By Brian O’Mahony
There are broad similarities between both haemophilia A and haemophilia B. They have an identical inheritance pattern, similar bleeding pattern into joints and muscles, and the same requirement for comprehensive care.
There are differing opinions in relation to the relative severity of the bleeding pattern.
Some studies and clinicians have concluded that the bleeding pattern in haemophilia B is clinically less severe on average where other studies have demonstrated no significant difference. The longer half life of FIX compared to FVIII may have an influence on the efficacy of on demand treatment in treating bleeding episodes or on prophylactic treatment for preventing bleeding episodes. Despite the fact that prophylaxis with FIX can typically be carried out with infusions twice per week, compared to three times per week for FVIII deficiency, prophylaxis is less commonly used in FIX deficiency in many countries. The risk of inhibitor development is substantially less for FIX deficiency but if inhibitors occur, treatment is much more difficult and less successful than for FVIII inhibitors.
The economics of treatment are relatively poised against FIX treatment. It is necessary to use two IU of FIX to achieve the same increase in factor levels as one IU of FVIII. Currently available recombinant FIX has a significantly lower recovery in a proportion of people with haemophilia B, and the fact that there is only one recombinant FIX on the market leads to higher median prices than for recombinant FVIII. The combination of higher unit use, lower recovery and higher median prices means that in many countries treatment of haemophilia B is significantly more expensive per patient than for haemophilia A. This is of greater consequence in countries where economic resources are strictly limited and where the relative prevalence is higher.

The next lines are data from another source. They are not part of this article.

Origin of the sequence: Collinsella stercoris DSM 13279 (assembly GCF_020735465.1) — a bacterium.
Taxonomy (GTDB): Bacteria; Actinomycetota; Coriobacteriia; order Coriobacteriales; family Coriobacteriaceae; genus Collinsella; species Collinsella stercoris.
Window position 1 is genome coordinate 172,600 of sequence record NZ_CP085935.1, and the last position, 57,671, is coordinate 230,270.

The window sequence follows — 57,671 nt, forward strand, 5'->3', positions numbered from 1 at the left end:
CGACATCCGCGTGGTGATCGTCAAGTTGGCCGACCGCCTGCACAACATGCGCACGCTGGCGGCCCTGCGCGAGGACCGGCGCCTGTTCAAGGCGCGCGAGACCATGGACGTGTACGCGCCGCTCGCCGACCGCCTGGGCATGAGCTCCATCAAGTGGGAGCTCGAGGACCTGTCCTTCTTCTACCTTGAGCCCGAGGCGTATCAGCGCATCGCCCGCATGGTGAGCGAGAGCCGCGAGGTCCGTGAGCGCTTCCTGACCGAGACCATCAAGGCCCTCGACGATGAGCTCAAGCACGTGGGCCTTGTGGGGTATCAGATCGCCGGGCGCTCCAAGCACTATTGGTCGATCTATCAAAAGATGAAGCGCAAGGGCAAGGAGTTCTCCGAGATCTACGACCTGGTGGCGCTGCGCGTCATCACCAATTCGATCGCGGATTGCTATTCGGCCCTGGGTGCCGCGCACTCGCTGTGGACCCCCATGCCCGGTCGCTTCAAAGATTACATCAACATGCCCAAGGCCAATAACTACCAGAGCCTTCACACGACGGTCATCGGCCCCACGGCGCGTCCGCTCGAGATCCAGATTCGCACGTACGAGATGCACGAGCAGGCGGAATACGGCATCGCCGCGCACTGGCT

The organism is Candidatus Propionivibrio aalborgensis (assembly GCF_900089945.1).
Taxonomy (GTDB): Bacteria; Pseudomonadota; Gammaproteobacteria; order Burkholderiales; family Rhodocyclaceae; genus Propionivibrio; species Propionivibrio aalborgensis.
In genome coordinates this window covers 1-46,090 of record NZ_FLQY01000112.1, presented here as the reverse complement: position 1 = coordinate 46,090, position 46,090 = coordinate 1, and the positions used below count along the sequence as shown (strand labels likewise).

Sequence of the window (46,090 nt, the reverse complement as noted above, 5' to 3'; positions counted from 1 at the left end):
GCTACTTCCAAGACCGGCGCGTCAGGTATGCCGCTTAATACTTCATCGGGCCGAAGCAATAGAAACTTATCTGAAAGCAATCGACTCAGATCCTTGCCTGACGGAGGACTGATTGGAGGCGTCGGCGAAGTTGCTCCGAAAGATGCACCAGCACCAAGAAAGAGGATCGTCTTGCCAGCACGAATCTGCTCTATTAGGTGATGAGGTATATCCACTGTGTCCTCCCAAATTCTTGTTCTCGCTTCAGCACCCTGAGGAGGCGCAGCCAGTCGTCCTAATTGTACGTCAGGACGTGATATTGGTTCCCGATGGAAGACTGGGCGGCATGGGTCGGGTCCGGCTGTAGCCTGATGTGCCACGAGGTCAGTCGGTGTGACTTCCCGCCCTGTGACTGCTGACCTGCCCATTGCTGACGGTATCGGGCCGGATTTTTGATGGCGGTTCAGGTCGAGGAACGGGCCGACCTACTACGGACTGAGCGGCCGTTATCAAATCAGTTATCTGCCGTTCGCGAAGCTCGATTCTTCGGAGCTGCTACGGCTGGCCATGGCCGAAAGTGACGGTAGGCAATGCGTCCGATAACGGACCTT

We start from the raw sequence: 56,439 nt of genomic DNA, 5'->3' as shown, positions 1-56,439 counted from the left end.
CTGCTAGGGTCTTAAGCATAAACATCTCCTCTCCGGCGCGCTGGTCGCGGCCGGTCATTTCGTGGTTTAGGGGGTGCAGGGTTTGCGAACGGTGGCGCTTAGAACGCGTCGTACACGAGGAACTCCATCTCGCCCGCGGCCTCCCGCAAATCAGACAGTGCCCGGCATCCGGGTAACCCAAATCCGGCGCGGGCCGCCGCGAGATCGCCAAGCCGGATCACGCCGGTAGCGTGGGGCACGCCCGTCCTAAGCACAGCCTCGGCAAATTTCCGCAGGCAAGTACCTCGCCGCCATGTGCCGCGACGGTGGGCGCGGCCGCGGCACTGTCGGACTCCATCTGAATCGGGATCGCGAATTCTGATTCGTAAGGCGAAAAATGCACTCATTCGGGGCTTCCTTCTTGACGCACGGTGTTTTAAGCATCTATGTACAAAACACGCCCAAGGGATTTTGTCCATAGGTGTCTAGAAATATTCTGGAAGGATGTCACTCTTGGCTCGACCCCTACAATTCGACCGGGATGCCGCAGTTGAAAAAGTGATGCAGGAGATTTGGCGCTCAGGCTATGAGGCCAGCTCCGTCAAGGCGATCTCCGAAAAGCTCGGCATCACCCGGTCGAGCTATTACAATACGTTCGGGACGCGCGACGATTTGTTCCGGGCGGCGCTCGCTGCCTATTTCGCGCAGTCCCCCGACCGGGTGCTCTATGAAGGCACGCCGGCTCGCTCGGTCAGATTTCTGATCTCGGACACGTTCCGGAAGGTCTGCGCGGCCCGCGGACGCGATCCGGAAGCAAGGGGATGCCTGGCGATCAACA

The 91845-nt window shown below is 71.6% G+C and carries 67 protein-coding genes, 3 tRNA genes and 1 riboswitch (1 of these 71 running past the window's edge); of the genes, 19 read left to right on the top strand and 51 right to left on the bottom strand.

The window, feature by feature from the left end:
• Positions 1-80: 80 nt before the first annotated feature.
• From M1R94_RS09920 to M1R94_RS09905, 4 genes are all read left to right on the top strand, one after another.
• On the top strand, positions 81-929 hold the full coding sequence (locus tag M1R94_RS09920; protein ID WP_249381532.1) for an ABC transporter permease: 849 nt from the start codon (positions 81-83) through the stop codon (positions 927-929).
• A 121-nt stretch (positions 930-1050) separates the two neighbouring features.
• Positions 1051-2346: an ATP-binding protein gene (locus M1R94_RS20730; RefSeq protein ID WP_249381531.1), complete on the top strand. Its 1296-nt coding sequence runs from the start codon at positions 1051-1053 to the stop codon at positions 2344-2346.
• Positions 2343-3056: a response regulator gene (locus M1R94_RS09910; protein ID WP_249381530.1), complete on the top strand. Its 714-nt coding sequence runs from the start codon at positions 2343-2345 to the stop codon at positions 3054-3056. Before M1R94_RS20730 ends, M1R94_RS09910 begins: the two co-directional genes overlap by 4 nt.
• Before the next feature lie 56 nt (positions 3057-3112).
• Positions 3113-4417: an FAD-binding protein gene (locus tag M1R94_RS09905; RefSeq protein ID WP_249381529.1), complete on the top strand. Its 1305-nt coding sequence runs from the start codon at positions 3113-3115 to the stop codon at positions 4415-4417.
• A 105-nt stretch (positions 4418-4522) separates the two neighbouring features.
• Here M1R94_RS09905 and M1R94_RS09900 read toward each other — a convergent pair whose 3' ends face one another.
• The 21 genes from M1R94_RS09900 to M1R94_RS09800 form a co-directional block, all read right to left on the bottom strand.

Ireland, for example, has the highest reported prevalence of FIX deficiency in the world and also the highest per capita use of FIX at 2.66 IU per capita. In the past, developments in FIX lagged behind developments in FVIII treatment by a significant degree. When cryoprecipitate was available for FVIII deficiency, plasma continued as the main therapy for FIX. FVIII concentrates were available from the 1970’s while those with FIX deficiency had to rely on prothrombin complex concentrates with their attendant risk of thrombogenicity. FIX concentrates were not available until the early 1990’s. Recombinant FVIII was available several years before recombinant FIX.
This situation will change in the future. The development of longer acting concentrates will be of greater benefit to those with FIX deficiency due to the longer half life and it also appears likely that they will be licensed and available earlier than the FVIII equivalents. The smaller size of the FIX gene has greatly assisted progress in the development of gene therapy and the early clinical trial results from the United Kingdom using an adenovirus vector are very promising with long term expression being achieved at a significant factor level. The success of this approach is underlined by the fact that there are now five clinical trials underway for gene therapy for haemophilia B. There seems little doubt that gene therapy will be available for treatment of haemophilia B significantly before a similar therapeutic option for haemophilia A.
The relative neglect and marginalisation of haemophilia B in the past increasingly looks likely to give way to a situation where haemophilia B is the forerunner in a bright new therapeutic future, hopefully leading to access to more therapeutic options and better and more economically viable therapies for all with haemophilia B and haemophilia A.